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Topic Maps

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When metadata becomes content, and authoring learning by Wilbert Kraan, CETIS Via : EdTechUK

Topic Maps are a means of capturing knowledge (as opposed to information) about a certain field. Rather than merely listing facts, it enables people to model how they think bits of information relate to each other.


Yet the use of topic maps in education goes beyond the functions usually associated with metadata. A hint of that is evident in the fact that the prototype TM4L (”Topic Maps for Education”) editor has a facility for creating LOM records for the topic map itself. This is not surprising when considering that it is perfectly possible to make a topic map that essentially models a domain without any direct reference to resources outside of it.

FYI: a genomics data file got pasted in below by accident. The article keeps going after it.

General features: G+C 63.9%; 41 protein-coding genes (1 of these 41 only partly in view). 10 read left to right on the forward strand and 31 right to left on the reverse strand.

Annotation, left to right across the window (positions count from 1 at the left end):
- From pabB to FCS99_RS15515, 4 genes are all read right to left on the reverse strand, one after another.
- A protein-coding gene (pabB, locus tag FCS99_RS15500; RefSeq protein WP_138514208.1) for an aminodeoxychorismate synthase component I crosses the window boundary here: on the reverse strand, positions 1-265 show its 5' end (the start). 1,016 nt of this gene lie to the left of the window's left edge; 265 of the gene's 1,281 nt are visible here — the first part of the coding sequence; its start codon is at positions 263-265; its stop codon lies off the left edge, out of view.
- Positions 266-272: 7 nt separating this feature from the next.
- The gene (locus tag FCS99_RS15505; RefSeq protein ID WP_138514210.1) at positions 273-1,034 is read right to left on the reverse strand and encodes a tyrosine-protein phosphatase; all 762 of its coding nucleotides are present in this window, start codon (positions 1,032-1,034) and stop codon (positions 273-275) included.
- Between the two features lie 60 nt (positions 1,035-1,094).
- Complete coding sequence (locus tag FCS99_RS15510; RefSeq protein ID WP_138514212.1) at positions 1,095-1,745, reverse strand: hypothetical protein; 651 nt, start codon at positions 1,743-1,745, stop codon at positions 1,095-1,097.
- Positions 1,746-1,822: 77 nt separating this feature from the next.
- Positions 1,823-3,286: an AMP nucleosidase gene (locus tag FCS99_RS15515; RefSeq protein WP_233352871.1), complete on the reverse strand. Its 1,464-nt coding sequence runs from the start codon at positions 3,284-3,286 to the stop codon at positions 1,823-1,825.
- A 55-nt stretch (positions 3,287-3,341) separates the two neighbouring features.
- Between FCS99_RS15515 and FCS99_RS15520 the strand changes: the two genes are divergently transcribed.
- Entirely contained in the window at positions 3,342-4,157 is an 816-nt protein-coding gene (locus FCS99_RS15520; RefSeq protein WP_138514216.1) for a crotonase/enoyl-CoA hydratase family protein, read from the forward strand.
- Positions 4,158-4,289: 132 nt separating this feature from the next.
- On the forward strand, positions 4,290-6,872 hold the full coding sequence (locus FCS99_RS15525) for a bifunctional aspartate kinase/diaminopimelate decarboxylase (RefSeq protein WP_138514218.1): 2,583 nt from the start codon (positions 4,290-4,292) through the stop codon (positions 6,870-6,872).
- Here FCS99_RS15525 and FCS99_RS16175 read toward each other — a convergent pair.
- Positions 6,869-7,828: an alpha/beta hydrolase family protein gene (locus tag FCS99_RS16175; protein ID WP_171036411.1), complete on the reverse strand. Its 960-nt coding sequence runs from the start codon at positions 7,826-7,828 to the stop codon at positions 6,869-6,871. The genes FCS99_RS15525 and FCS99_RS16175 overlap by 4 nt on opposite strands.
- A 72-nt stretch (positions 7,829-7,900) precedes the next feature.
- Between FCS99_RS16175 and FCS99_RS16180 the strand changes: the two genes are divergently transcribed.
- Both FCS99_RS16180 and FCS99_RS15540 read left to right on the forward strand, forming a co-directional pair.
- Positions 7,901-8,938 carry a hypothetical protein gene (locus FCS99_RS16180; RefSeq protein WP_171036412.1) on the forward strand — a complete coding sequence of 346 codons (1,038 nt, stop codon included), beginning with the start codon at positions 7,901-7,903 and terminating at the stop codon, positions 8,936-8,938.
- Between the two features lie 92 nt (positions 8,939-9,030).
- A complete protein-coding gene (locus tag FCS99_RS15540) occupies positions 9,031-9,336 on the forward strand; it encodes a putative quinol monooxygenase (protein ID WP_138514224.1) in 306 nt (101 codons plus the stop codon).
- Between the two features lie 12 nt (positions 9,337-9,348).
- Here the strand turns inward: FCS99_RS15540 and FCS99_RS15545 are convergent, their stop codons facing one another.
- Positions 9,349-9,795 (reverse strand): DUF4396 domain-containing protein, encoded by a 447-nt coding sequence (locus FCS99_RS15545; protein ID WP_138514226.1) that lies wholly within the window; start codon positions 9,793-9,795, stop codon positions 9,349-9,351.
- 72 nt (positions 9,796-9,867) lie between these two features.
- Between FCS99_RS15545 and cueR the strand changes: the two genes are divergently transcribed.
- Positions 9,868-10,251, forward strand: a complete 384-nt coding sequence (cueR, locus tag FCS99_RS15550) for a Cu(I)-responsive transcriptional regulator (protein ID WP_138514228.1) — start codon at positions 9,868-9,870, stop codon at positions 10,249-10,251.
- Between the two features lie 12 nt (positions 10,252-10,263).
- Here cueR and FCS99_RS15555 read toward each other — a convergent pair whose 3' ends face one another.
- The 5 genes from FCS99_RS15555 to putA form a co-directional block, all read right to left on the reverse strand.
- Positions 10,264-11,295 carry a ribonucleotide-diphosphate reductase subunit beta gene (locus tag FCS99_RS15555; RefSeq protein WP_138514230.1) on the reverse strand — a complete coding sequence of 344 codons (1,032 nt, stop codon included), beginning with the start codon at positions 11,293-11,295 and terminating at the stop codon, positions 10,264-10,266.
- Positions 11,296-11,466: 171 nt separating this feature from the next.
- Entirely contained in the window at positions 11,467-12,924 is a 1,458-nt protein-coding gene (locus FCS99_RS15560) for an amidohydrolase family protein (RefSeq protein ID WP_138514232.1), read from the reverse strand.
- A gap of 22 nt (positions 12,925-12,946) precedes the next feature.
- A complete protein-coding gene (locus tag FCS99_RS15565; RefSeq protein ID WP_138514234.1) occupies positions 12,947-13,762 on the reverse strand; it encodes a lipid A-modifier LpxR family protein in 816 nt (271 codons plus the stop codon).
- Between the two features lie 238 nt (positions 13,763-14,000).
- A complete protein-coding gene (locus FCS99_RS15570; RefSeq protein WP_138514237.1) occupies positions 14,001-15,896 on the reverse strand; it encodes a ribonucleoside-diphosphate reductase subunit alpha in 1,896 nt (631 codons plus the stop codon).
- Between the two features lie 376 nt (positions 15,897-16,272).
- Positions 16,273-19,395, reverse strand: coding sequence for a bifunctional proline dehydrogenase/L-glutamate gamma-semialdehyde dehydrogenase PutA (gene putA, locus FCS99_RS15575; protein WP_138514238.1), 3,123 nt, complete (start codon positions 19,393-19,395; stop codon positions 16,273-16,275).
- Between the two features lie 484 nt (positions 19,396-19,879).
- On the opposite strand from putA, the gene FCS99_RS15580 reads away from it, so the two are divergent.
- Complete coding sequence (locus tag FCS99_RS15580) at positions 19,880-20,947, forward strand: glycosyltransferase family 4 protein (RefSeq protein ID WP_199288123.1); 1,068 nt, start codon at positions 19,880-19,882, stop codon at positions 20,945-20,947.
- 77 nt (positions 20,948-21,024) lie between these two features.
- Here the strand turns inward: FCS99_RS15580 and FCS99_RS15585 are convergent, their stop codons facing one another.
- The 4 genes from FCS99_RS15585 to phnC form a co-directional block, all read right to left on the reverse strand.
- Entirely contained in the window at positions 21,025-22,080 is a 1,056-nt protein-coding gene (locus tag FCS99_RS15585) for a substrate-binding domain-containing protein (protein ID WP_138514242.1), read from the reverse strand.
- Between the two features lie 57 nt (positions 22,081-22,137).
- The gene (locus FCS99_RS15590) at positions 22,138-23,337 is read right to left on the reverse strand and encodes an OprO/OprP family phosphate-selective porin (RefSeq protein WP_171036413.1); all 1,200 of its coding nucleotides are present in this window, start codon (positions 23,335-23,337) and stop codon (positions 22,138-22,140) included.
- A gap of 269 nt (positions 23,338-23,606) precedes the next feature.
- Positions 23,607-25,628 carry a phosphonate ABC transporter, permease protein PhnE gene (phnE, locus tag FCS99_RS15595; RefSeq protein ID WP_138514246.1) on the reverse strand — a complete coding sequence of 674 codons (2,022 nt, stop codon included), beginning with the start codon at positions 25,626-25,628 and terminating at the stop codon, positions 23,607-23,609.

As a content type, its use is akin to making notes when studying: a means to relate and process knowledge. The Brainbank application is mostly aimed at that kind of use by individual learners, and early indications of research into its use by secondary school pupils indicates that it does have a positive effect on such metacognitive skills.

Written by anol

October 1st, 2004 at 9:53 pm

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